Hawaiʻi County’s audit finds most affordable housing credits not resulting in new units

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Modular homes are installed Dec. 27, 2021, at the Sacred Heart Affordable Housing Project in Pāhoa. File photo.

A new Hawaiʻi County audit revealed that of the 1,811 affordable housing credits issued since 1988, only 336 credits have resulted in the intended construction of affordable housing units, Hawai‘i County Auditor Tyler Benner recently told the County Council.

That’s a redemption rate of only 9.87 credits per year. The audit also found that 638, or 35.2 percent of those credits have been sold at least once. Private credit sales can be lucrative to developers, with historical values ranging from $5,000 to as much as $75,000 each.

“When used as intended, credits provide developers with a means to liquidity, which in turn contributes to housing production,” the auditor’s report says. “However, when bought and held, the lack of liquidity means less overall capital investing in developments, and production suffers.”

There is currently an outstanding balance of 1,354.2 affordable housing credits, according to the audit of the Office of Housing and Community Development’s affordable housing credits program, which was conducted from September 2022 to January 2023 and published Feb. 1.

The slow development of affordable housing comes at a time when Hawai’i Island is in the midst of a “severe housing crisis,” which has led to many residents leaving the state, according to the audit.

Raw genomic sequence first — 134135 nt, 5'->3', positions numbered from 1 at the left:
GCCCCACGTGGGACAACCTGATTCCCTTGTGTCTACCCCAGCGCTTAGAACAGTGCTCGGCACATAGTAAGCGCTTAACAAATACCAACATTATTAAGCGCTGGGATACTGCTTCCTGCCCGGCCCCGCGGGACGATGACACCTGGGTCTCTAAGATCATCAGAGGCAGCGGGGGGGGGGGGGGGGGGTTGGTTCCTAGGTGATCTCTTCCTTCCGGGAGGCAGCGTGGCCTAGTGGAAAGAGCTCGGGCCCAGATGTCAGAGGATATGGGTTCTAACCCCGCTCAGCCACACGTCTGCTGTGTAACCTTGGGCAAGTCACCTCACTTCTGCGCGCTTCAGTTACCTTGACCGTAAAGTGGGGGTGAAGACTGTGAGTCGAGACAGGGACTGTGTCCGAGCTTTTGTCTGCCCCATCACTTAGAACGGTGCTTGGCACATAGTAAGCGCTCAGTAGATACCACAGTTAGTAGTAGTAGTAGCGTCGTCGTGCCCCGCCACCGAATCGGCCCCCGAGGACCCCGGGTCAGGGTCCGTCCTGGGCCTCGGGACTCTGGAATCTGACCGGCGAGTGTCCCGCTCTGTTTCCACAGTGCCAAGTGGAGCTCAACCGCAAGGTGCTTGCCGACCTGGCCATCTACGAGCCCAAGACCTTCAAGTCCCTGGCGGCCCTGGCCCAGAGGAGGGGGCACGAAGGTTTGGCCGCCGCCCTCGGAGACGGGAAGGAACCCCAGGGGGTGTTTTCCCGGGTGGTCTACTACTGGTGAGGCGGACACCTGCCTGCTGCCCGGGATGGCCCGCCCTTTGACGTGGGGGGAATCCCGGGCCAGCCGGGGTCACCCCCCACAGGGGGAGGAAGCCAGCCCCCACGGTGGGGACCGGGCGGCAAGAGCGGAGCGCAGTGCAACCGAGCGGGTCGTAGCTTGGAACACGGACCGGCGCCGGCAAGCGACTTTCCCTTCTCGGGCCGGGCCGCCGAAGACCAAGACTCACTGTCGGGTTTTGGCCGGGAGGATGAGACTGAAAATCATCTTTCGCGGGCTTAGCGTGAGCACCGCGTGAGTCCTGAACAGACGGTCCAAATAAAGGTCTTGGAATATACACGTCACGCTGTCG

Last fall, the County Council requested the audit, which took a deep dive into the affordable housing credits program. It evaluated whether the internal controls of the housing agency’s planning branch were adequate to ensure efficient issuance and use of those credits.

This chart shows the complicated flow of affordable housing credits, most of which have not resulted in the construction of new affordable housing units. Source: Hawai’i County audit

Under County law, specifically Chapter 11 which deals with housing, developers have several options to satisfy their affordable housing obligation:

  • Developing finished lots.
  • Selling or renting required units on or off-site.
  • Conveying (transferring ownership) land or infrastructure.
  • Purchasing affordable housing credits.

At approximately 44 percent, purchasing has become the most often used method of satisfaction. The credits also can be transferred to other developers.

Chapter 11 of Hawai‘i County Code provides a means for housing developers to satisfy their affordable housing obligation through options such as developing finished lots, selling or renting the required units on- or off-site, conveying land or infrastructure or purchasing affordable housing credits. At about 44%, purchasing has become the most often used method of satisfaction. Screenshot from audit report.

Concerns about affordable housing development in the county have been expressed for decades, but the audit request came about following a corruption case involving a former employee of the housing agency, Alan Rudo, and his co-conspirators. Rudo was charged with fraud and pleaded guilty after taking nearly $2 million in bribery or kickbacks for approved specific affordable housing projects. (Policy and procedures were subsequently developed in response to this event, according to the audit.)

“While theft and loss can and do happen, the ability to conceal and deceive for a long time is symptomatic of inadequate internal controls,” the audit said. “Decades of neglect in monitoring the program has left the department unable to evaluate its success.”

Hawai‘i County Auditor Tyler Benner speaks during the Hawai‘i County Council’s March 7 Communications, Reports and Council Oversight Committee meeting. Screenshot from video.